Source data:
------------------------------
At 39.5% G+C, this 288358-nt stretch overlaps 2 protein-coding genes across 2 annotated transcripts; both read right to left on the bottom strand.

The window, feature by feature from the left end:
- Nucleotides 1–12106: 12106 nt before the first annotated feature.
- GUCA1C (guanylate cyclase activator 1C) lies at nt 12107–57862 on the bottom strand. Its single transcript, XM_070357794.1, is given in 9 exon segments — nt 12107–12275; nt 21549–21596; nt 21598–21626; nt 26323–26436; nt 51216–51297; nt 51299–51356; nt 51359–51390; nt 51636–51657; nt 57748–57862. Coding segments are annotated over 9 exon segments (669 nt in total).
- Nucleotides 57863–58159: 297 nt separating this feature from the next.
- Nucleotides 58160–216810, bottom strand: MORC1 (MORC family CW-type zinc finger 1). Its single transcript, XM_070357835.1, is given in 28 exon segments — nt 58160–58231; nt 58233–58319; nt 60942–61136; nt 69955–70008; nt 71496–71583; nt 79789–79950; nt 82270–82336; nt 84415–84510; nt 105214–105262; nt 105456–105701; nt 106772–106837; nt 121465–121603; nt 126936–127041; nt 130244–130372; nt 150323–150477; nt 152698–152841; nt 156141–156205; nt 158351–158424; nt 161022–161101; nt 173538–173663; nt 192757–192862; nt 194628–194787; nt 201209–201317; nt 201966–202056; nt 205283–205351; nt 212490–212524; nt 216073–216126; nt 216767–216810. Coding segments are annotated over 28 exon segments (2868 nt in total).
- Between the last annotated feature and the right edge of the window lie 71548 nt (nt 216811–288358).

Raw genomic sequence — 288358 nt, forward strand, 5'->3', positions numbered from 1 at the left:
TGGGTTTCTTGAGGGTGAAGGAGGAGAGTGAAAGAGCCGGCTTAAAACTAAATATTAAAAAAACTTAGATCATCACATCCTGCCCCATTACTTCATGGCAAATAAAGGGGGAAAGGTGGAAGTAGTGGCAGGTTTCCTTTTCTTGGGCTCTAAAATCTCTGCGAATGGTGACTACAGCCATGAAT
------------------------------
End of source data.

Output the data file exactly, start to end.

At 39.5% G+C, this 288358-nt stretch overlaps 2 protein-coding genes across 2 annotated transcripts; both read right to left on the bottom strand.

The window, feature by feature from the left end:
- Nucleotides 1–12106: 12106 nt before the first annotated feature.
- GUCA1C (guanylate cyclase activator 1C) lies at nt 12107–57862 on the bottom strand. Its single transcript, XM_070357794.1, is given in 9 exon segments — nt 12107–12275; nt 21549–21596; nt 21598–21626; nt 26323–26436; nt 51216–51297; nt 51299–51356; nt 51359–51390; nt 51636–51657; nt 57748–57862. Coding segments are annotated over 9 exon segments (669 nt in total).
- Nucleotides 57863–58159: 297 nt separating this feature from the next.
- Nucleotides 58160–216810, bottom strand: MORC1 (MORC family CW-type zinc finger 1). Its single transcript, XM_070357835.1, is given in 28 exon segments — nt 58160–58231; nt 58233–58319; nt 60942–61136; nt 69955–70008; nt 71496–71583; nt 79789–79950; nt 82270–82336; nt 84415–84510; nt 105214–105262; nt 105456–105701; nt 106772–106837; nt 121465–121603; nt 126936–127041; nt 130244–130372; nt 150323–150477; nt 152698–152841; nt 156141–156205; nt 158351–158424; nt 161022–161101; nt 173538–173663; nt 192757–192862; nt 194628–194787; nt 201209–201317; nt 201966–202056; nt 205283–205351; nt 212490–212524; nt 216073–216126; nt 216767–216810. Coding segments are annotated over 28 exon segments (2868 nt in total).
- Between the last annotated feature and the right edge of the window lie 71548 nt (nt 216811–288358).

Raw genomic sequence — 288358 nt, forward strand, 5'->3', positions numbered from 1 at the left:
TGGGTTTCTTGAGGGTGAAGGAGGAGAGTGAAAGAGCCGGCTTAAAACTAAATATTAAAAAAACTTAGATCATCACATCCTGCCCCATTACTTCATGGCAAATAAAGGGGGAAAGGTGGAAGTAGTGGCAGGTTTCCTTTTCTTGGGCTCTAAAATCTCTGCGAATGGTGACTACAGCCATGAAT